A significant 82 per cent of UK firms are happy with improvements to UK digital networks and are confident the trend will continue.
That is one of the findings of the CBI/KPMG infrastructure survey 2012, which questioned more than 560 UK firms for the research.
It revealed more than 80 per cent of those questioned said the quality and reliability of digital connectivity has a significant impact on their investment decisions.
In addition, 40 per cent of respondents felt that the UK networks outshine those in other parts of the world, with 27 per cent feeling it is behind the curve internationally.
Significantly, 54 per cent of firms with a presence in more than 50 countries feel that the UK's digital infrastructure is ahead of international benchmarks.
Milan Sallaba, head of strategy advisory for technology, media and telecoms at KPMG, said: "Given the increasing role of faster and reliable fixed and mobile web access in facilitating business growth and investment decisions, these figures are encouraging and prove that significant progress has been achieved in the provision of digital infrastructure in the UK.
"Core business processes are ever more dependent on connectivity, and firms now rely heavily on digital communication both internally and to reach their customers. Without significant digital infrastructure progress, businesses in the UK would be at an international disadvantage.”
In other results, two thirds of respondents said they felt the UK's infrastructure would not improve over the next five years and on a more negative note, 50 per cent of those questioned said the speed of fixed-line networks in the UK was average, while 24 per cent felt it was below average.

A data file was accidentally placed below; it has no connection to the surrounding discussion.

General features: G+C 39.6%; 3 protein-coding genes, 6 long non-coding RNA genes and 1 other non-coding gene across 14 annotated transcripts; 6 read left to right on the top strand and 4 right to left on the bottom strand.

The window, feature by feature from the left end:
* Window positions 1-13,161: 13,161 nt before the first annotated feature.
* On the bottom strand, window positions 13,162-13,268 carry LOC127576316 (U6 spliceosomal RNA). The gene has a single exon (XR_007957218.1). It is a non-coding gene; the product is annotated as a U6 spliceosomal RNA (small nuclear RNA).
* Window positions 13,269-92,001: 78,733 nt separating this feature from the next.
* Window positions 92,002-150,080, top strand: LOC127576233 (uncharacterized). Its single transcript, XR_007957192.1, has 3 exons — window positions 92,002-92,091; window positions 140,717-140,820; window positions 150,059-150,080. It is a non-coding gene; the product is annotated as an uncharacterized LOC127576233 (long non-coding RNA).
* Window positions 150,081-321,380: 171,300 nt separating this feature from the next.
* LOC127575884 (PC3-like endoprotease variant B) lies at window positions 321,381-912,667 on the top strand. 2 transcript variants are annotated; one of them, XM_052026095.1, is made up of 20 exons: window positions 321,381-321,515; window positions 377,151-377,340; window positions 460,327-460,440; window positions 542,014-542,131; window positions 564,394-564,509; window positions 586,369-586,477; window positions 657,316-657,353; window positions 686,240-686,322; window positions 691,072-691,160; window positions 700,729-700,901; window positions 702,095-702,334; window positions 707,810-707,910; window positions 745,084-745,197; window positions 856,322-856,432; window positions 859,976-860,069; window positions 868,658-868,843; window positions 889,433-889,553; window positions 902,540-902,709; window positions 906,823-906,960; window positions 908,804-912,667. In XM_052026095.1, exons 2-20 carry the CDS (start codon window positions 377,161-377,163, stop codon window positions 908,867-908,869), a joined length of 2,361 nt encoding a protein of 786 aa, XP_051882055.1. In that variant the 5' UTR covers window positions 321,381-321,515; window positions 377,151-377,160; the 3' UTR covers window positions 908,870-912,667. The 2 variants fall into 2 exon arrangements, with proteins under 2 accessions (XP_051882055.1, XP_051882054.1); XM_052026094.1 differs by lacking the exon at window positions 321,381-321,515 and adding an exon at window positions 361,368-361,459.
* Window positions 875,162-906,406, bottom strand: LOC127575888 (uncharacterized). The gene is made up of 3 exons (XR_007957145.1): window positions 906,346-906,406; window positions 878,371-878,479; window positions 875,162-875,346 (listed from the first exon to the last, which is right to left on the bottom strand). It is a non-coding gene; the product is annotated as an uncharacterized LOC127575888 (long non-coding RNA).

When questioned on UK mobile networks, 48 per cent described them as average and 43 per cent rated them below average.
Sallaba added: "With next-generation wireless mobile broadband infrastructure (4G) yet to launch commercially in the UK, and penetration of superfast fibre-based broadband lines lagging behind some nations, the UK still has a way to go to catch up with leading countries.
“However, with further investments a priority for most major network-based communications companies in the UK, the gap is likely to decrease in the coming years. The government, in particular, should be mindful to ensure that the existing regulatory frameworks support commercial business cases for country-wide investment, and that slow administrative processes continue to be tackled to support the efficient rollout of new infrastructure.”
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